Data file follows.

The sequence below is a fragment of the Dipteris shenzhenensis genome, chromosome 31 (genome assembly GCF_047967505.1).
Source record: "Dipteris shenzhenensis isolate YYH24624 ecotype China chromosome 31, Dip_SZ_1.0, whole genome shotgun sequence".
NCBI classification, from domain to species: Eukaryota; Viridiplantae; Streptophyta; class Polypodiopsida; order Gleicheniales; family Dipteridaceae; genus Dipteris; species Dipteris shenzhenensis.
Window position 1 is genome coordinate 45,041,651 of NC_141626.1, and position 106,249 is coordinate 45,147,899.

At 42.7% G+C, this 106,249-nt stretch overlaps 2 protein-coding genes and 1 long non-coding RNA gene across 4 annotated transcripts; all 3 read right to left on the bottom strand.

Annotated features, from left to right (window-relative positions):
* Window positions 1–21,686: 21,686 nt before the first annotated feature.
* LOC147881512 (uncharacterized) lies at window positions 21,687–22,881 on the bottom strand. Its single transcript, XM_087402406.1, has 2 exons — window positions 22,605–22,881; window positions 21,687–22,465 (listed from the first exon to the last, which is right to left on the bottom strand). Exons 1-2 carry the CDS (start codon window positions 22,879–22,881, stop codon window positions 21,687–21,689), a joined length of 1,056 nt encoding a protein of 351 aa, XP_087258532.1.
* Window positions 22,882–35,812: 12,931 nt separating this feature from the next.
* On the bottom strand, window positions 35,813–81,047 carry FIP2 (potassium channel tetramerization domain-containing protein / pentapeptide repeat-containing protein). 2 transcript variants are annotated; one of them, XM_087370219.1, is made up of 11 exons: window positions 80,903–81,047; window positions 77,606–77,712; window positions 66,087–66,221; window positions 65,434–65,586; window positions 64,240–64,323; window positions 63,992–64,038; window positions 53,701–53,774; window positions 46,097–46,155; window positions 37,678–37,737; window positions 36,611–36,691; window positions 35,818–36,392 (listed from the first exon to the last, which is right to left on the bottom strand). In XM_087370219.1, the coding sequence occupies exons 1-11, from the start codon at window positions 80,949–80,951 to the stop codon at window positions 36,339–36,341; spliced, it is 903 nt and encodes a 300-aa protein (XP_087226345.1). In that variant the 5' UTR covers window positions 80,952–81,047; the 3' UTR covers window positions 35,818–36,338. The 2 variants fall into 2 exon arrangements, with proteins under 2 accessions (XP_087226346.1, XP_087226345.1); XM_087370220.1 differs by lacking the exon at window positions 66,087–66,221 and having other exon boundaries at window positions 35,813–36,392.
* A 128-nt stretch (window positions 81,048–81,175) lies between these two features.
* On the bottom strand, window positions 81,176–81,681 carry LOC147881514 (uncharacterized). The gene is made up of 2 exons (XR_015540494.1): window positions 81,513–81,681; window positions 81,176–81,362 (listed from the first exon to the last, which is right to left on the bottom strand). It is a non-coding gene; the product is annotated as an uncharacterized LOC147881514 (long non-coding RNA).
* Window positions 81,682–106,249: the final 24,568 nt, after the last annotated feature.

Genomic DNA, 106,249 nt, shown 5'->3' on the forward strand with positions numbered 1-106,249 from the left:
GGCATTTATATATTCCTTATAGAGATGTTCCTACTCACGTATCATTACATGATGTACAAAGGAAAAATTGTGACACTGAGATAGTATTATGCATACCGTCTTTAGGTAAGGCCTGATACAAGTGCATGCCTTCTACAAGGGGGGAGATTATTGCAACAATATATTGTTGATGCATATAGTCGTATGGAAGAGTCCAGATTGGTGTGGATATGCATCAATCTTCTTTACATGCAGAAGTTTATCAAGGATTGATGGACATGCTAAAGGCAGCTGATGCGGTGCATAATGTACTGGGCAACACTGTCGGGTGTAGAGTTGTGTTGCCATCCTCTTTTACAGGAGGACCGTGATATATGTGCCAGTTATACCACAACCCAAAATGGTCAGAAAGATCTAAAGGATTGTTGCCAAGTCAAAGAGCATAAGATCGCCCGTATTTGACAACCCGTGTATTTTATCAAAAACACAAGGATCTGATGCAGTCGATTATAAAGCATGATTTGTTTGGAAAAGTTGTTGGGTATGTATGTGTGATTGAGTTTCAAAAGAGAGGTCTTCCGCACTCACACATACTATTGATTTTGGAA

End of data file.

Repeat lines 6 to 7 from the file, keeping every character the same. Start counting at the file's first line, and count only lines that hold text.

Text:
Annotated features, from left to right (window-relative positions):
* Window positions 1–21,686: 21,686 nt before the first annotated feature.